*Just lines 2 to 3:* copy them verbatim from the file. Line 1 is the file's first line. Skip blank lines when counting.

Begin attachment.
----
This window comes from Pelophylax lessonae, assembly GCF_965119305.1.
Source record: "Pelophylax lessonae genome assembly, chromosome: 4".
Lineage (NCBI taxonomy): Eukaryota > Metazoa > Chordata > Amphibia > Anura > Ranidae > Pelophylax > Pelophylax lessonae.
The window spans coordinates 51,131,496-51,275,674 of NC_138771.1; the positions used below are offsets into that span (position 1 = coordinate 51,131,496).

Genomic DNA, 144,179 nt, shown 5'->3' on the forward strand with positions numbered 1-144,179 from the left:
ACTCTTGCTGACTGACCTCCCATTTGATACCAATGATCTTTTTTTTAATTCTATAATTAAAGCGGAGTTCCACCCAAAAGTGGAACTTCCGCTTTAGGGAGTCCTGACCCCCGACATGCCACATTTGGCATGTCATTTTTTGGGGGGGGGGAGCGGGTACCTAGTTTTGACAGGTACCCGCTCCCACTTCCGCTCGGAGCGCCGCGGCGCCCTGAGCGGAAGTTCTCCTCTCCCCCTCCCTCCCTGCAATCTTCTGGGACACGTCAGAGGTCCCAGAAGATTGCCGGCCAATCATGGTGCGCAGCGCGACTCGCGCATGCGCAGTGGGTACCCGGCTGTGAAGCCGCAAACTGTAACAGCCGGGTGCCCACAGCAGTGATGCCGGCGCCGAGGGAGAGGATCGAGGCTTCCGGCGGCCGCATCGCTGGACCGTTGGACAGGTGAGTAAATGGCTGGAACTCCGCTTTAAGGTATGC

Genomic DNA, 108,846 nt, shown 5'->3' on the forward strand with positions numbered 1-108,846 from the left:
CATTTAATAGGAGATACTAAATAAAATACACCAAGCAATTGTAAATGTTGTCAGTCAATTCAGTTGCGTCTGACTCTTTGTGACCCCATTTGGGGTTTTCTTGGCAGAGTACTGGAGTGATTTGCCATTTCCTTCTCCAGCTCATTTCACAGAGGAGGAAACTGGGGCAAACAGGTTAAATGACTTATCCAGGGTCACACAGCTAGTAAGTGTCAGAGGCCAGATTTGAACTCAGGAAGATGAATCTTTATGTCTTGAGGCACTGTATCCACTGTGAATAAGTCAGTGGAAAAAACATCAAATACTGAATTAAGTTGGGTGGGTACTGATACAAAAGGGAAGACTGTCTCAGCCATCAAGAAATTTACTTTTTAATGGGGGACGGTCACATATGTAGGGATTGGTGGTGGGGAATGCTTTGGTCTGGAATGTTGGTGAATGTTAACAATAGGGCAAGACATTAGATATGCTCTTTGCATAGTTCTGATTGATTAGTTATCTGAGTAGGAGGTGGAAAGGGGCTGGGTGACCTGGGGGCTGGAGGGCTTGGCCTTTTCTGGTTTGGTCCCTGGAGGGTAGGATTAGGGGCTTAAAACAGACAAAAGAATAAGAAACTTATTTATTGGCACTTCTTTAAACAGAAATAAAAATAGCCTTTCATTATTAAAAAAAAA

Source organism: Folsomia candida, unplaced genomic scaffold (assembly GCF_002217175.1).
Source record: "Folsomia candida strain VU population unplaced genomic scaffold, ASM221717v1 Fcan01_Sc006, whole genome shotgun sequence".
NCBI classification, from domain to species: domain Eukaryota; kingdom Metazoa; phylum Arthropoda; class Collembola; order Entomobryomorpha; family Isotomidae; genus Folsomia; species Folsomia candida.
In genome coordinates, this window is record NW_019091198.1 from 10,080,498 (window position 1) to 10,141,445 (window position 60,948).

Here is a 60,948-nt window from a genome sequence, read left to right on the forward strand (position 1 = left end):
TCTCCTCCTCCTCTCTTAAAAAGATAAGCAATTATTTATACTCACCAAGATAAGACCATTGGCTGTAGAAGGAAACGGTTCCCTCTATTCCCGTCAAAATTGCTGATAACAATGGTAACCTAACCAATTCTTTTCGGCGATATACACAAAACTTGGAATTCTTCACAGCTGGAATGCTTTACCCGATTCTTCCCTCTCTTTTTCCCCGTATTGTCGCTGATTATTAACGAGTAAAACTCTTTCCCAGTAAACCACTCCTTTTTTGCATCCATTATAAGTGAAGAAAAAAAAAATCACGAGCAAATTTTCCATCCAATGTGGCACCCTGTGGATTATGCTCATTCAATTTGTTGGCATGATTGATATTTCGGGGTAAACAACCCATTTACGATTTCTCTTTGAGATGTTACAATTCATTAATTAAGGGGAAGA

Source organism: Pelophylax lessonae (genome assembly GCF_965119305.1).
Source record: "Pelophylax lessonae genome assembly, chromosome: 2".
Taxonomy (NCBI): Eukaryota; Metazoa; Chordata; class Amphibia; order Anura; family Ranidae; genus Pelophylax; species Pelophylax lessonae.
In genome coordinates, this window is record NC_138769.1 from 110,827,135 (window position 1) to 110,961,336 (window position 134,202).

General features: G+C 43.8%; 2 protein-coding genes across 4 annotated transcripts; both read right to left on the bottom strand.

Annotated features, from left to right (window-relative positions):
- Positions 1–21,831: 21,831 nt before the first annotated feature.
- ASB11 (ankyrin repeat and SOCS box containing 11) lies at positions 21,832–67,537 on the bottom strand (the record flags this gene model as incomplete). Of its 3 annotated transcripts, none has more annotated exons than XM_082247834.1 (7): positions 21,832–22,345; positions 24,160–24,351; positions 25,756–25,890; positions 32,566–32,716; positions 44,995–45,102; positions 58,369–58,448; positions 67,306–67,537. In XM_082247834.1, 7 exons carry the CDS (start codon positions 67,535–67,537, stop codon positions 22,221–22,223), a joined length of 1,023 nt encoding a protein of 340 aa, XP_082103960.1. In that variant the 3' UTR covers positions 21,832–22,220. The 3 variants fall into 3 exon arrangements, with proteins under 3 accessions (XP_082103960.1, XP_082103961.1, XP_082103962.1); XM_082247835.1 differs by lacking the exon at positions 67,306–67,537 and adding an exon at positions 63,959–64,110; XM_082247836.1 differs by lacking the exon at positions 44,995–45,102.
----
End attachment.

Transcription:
Source record: "Pelophylax lessonae genome assembly, chromosome: 4".
Lineage (NCBI taxonomy): Eukaryota > Metazoa > Chordata > Amphibia > Anura > Ranidae > Pelophylax > Pelophylax lessonae.